IT WAS likely about 800 years ago that Maori tribes traveled across thousands of miles of ocean and settled in New Zealand. There they discovered a terrain that was totally unlike the tropical islands of Polynesia that they had left behind. Here was a land of mountains and glaciers, thermal springs and snow. Another race of settlers arrived about five centuries later, this time from distant Europe. Today most New Zealanders acknowledge traditions of both Anglo-Saxon and Polynesian origin. Almost 90 percent of the population are city dwellers. The city of Wellington has the distinction of being the southernmost capital in the world.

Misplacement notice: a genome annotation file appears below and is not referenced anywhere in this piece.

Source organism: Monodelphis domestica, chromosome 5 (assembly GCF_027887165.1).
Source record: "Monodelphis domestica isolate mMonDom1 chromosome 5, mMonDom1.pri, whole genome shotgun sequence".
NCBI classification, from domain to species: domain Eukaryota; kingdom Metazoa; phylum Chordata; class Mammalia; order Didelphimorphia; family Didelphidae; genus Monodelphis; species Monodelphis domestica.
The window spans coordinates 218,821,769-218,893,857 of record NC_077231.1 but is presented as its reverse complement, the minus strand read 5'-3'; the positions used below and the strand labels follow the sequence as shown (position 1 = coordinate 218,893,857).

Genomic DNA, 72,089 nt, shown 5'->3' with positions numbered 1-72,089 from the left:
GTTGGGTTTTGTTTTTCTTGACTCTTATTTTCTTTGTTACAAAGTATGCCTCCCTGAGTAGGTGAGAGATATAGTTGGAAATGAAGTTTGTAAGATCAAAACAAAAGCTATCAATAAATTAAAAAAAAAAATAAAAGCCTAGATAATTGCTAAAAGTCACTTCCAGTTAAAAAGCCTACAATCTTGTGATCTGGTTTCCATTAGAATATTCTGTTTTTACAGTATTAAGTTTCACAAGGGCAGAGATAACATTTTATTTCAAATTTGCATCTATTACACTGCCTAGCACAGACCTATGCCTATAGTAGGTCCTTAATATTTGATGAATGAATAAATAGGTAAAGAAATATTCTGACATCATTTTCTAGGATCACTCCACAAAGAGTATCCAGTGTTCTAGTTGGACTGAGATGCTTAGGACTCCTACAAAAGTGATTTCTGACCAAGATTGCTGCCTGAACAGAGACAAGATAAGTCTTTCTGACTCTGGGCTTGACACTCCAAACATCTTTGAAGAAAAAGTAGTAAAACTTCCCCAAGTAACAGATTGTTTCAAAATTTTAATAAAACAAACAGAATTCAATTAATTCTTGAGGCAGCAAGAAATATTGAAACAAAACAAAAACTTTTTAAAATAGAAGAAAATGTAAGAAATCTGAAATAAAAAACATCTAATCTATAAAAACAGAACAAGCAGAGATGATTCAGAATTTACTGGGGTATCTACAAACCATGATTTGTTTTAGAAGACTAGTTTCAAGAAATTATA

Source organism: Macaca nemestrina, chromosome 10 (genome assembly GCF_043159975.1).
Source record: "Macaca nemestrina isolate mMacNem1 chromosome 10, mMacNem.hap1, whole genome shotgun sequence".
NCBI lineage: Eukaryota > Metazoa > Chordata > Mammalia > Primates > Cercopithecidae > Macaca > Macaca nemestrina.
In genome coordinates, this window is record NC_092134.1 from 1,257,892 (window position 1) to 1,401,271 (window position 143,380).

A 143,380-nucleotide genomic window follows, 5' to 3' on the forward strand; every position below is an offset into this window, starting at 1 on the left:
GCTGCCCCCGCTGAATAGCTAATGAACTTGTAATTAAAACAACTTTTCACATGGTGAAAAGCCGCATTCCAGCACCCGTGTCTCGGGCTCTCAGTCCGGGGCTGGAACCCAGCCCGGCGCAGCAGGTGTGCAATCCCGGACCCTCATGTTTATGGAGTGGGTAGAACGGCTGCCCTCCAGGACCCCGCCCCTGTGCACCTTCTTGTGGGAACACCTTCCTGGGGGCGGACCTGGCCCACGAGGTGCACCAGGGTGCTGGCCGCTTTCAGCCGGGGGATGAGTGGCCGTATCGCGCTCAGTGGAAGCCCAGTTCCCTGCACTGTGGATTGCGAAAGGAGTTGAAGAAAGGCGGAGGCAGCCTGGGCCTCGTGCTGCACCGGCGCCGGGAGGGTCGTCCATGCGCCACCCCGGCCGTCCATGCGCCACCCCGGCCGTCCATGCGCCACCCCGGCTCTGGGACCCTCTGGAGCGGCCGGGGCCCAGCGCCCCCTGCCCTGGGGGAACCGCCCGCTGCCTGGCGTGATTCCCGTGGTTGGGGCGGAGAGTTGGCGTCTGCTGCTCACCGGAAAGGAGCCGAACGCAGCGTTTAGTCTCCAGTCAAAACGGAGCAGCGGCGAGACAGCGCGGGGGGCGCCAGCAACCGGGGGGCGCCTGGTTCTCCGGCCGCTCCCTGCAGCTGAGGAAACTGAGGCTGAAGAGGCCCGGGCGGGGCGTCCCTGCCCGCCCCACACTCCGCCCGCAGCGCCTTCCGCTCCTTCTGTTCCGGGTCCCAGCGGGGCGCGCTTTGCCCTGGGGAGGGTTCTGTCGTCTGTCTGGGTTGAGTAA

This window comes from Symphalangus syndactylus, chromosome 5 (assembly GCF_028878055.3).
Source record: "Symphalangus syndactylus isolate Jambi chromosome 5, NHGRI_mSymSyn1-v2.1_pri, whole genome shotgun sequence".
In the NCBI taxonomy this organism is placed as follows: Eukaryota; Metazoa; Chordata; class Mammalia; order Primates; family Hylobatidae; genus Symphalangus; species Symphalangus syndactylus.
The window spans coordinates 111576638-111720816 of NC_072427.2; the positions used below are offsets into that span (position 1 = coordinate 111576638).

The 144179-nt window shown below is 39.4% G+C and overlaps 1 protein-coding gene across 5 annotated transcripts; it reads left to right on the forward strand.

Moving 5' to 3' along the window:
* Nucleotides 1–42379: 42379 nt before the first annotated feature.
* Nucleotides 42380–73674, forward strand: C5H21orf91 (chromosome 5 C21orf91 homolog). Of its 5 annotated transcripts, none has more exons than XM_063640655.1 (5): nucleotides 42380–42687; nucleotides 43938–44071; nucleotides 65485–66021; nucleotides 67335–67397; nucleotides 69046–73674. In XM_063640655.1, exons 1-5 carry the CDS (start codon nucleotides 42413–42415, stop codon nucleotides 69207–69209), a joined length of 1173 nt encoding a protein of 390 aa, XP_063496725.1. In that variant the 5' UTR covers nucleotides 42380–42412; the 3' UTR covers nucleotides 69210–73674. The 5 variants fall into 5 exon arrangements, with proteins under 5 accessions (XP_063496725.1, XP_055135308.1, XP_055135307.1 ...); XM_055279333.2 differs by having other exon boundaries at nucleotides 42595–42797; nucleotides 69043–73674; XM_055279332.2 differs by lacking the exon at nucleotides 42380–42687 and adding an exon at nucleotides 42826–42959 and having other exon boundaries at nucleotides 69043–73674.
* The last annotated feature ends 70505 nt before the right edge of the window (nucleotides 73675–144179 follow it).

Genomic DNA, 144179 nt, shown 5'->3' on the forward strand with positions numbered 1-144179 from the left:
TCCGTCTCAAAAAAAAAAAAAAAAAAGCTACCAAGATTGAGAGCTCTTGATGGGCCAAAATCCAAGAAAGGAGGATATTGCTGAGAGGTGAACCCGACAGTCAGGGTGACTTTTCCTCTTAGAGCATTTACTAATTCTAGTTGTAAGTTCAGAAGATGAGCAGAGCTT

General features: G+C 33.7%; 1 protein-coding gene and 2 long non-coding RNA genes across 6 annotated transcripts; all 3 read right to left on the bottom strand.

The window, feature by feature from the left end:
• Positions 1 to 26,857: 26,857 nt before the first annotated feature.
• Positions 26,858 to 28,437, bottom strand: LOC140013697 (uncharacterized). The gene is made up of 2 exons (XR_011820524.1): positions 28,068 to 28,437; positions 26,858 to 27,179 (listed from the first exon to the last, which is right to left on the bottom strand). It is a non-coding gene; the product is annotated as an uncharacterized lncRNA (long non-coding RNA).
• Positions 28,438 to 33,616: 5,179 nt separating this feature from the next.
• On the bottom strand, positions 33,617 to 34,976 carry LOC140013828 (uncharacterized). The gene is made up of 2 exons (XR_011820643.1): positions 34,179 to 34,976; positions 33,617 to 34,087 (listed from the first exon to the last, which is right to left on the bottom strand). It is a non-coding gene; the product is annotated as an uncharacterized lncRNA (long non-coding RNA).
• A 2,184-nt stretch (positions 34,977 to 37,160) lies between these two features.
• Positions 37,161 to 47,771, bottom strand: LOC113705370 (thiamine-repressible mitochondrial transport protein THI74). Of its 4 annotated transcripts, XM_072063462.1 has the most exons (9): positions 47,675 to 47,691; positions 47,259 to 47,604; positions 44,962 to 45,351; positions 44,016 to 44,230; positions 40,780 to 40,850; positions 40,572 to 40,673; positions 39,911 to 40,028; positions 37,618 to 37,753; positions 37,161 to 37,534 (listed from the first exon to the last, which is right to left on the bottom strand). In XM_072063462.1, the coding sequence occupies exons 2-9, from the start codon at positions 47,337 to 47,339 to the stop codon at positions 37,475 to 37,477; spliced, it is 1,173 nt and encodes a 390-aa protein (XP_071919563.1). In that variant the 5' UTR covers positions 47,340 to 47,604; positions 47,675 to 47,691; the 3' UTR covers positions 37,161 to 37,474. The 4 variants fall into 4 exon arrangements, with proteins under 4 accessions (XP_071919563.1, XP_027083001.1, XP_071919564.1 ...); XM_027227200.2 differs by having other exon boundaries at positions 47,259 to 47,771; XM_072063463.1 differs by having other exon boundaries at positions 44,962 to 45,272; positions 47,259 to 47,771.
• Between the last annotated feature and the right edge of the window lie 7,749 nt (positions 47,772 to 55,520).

With diverse and spectacular scenic beauty, it is no surprise that, despite its relative isolation, New Zealand attracts up to three million tourists yearly.
New Zealand boasts an odd assortment of wildlife, with more species of flightless birds than anywhere else in the world. It is also home to the tuatara, a lizardlike reptile that can live for up to 100 years! The only indigenous mammals are a few species of bats and some large marine mammals, including whales and dolphins.
Jehovah’s Witnesses have been active in New Zealand for almost 120 years. They teach the Bible in at least 19 languages, including the Polynesian tongues Niuean, Rarotongan, Samoan, and Tongan.